“I have been involved with meth for the last 25 years. A wholesale plummet of price per pound, combined with a huge increase of purity, tells me they have perfected the production or manufacturing of methamphetamine,” said Steven Bell, a spokesman for the Drug Enforcement Administration. “They have figured out the chemical reactions to get the best bang for their bucks.”

Nearly 100 percent pure and about $5 a hit, the new meth is all the more difficult for users to resist. “We’re seeing a lot of longtime addicts who used crack cocaine switch to meth,” said Branden Combs, a Portland officer assigned to the street crimes unit. “You ask them about it, and they’ll say: ‘Hey, it’s half the price, and it’s good quality.’”

Nationally, nearly 6,000 people died from stimulant use — mostly meth — in 2015, a 255 percent increase from 2005, according to the Centers for Disease Control and Prevention. The percentage of the nation’s drug overdose toll that was attributed to stimulants inched up to 11 percent of the deaths.

United States Customs and Border Protection statistics show that in the past five years, the amount of meth seized has tripled, while the seizures for other drugs have declined or had only modest increases.

In Oregon, 232 people died from meth use in 2016, nearly twice as many as died from heroin — and three times as many as died from meth 10 years before, according to the state Department of Health.

Between 2011 and 2015, meth arrests were the only type of drug arrests in Portland to increase, and meth has the highest correlation with serious crimes. More than one in five burglars and nearly 40 percent of car thieves were also charged with meth crimes, according to the Portland Police Bureau.

“Heroin is a depressant. It shuts you down and you’re not capable of doing a whole lot,” Sergeant Kubic said. Meth is a stimulant: “Tweakers are jacked up. They have lowered inhibitions and are awake 24/7, running around at night, so burglaries become easier.”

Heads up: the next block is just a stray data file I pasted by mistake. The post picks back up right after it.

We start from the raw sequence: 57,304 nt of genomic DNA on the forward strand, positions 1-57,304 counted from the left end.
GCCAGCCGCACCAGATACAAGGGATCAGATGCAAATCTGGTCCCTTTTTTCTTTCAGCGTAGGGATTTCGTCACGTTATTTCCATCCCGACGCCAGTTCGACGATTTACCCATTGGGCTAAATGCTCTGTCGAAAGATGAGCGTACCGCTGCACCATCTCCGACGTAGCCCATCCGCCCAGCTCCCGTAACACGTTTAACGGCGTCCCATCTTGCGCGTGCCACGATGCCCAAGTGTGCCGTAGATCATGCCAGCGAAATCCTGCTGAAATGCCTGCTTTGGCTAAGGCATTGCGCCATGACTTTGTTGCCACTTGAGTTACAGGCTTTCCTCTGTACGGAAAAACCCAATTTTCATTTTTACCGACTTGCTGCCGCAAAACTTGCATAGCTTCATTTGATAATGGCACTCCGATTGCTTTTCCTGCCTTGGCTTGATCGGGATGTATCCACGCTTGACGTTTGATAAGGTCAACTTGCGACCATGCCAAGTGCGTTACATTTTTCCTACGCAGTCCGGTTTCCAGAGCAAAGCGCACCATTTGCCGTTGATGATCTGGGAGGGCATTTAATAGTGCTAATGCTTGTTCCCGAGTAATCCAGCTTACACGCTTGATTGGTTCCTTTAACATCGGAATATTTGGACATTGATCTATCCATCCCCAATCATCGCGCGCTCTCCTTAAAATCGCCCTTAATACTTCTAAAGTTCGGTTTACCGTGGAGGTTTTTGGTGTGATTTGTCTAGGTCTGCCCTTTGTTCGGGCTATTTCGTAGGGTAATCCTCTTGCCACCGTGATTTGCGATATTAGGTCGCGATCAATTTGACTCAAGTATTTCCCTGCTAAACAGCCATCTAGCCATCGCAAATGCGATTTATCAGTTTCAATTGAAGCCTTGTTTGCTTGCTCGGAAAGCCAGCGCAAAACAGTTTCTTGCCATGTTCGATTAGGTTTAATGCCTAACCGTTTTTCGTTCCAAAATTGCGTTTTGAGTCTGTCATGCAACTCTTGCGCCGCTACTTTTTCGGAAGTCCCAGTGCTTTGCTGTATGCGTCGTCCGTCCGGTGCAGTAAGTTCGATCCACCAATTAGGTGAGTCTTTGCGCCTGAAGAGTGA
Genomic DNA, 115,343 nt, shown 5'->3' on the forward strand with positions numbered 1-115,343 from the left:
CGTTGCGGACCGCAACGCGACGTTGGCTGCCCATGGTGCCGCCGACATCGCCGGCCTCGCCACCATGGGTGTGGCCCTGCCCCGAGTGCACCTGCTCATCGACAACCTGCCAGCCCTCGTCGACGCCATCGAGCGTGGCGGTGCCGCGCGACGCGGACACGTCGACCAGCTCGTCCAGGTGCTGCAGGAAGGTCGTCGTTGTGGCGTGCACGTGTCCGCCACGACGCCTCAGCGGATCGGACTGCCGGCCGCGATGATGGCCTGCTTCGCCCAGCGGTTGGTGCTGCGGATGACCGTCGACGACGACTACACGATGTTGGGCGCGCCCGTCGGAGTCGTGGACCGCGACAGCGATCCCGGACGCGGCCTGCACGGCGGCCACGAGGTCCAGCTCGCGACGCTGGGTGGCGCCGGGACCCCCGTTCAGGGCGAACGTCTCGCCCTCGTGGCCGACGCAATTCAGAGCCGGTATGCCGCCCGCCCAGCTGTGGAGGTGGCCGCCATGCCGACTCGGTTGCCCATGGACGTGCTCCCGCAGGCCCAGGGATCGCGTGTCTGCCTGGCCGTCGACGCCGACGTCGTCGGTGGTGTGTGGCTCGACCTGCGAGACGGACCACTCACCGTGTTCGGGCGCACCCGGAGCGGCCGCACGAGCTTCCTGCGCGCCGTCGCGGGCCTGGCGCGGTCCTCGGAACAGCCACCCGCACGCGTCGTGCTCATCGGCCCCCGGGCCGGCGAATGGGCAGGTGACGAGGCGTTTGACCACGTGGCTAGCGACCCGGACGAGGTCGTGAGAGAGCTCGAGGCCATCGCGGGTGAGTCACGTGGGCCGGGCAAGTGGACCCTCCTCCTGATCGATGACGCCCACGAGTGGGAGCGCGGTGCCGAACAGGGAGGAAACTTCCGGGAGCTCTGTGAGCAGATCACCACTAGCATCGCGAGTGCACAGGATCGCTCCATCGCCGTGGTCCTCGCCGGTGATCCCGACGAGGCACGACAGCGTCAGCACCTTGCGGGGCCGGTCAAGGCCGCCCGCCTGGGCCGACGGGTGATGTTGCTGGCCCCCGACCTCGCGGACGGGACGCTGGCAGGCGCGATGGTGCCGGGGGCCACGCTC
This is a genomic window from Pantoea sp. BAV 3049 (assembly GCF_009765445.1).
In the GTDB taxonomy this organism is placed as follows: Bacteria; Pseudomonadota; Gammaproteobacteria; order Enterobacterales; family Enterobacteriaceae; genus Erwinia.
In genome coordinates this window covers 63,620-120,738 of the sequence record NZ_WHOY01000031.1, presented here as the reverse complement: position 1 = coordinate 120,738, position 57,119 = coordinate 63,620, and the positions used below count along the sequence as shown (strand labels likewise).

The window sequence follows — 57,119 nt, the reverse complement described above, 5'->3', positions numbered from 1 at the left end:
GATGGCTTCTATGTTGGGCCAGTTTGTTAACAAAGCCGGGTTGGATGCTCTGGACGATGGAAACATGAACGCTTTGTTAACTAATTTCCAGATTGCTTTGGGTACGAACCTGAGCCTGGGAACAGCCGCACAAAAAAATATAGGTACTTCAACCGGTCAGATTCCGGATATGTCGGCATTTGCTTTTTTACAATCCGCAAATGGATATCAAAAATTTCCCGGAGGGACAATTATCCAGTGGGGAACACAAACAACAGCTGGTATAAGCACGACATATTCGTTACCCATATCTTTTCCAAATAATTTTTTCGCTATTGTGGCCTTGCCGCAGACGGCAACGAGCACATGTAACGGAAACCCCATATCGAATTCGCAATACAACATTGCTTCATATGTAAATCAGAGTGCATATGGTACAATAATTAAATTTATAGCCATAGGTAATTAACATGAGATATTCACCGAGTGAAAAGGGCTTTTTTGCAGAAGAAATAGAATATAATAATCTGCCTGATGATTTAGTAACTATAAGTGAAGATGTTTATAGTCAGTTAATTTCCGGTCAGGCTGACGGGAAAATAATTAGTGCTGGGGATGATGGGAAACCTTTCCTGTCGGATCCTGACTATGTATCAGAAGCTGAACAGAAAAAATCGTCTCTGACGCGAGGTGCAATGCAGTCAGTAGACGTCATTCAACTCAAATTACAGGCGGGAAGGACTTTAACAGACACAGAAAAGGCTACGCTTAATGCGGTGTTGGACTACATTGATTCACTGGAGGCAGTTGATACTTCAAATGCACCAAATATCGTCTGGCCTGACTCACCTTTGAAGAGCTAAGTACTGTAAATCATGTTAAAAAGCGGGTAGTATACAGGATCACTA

Eric, a former dancer in Portland, who asked that his last name not be published, said he now worked as a “professional booster.” Pawnshop owners give him “laundry lists” of coveted items, and he goes out and steals them, getting 50 cents on the dollar.

A person injects a combination of methamphetamine and heroin in Portland. Meth arrests in Oregon rose 64 percent from 2011 to 2015, the only drug-related arrest category to increase.CreditAmanda Lucier for The New York Times

The cartels’ efficiency has flooded the market far beyond Oregon. In 2016, customs authorities in San Diego seized 21,747 pounds of meth, almost 10 times what was apprehended in 2007. At border points in Arizona, California and Texas, agents seized 24 times as much.

In Montana, meth violations more than tripled between 2010 and 2015. In drug-related deaths in Oklahoma, meth is by far the No. 1 cause (oxycodone was a distant second). In Hawaii, where meth was first introduced in the United States, the number of people over 50 who said meth was their drug of choice has doubled in five years. In South Dakota, the attorney general has proclaimed an epidemic.

To counteract the falling price, drug cartels are actively pursuing new markets on the East Coast, according to the National Drug Threat Assessment released by the D.E.A. last fall.

Meth is carried across the border by people on foot, or hidden in cars and trucks. It can be converted to liquid, and has been smuggled in iced tea bottles, disguised as horse shampoo and hidden in tortillas.

The ingredient initially used to make it, ephedrine, was first synthesized in 1887 and later used to treat asthma. It was often used in the military and by truckers who needed to stay awake. For decades, United States lawmakers have been trying to curtail its use. But each time an ingredient was outlawed, something else took its place.

In 2007, Mexico cracked down on pseudoephedrine. The cartels reverted to using phenyl-2-propanone, known as P2P, a method popularized by biker gangs in the 1970s. Although it, too, is restricted and monitored, there are many ways to manufacture it.

Public health experts say little is being done to combat the surge in meth because it has been so overshadowed by opiates. And, there are fewer tools to combat meth than to combat opioids: There is nothing like Naloxone, which can reverse opioid overdoses, or methadone, which can stem opioid cravings.

Dr. Paul F. Lewis, the public health officer for the Portland metropolitan area, said the problem was complicated by the fact that many users take both drugs.

“We need to think about substance abuse much more broadly,” Dr. Lewis said. “Eighty or 90 percent of heroin users are also using meth. It deserves more attention.”

Eric, the former dancer, said the meth on the street was so strong that it worked best when used in combination with heroin to temper the effects.

“I have seen meth being used by people from age 12 to 90,” he said. “It’s a rush from all hell. Explosive. Intense. That goes away, and you’re up for a long period of time. At first it’s good. And then, after a while, it’s too much.”


Published at Wed, 14 Feb 2018 00:32:21 +0000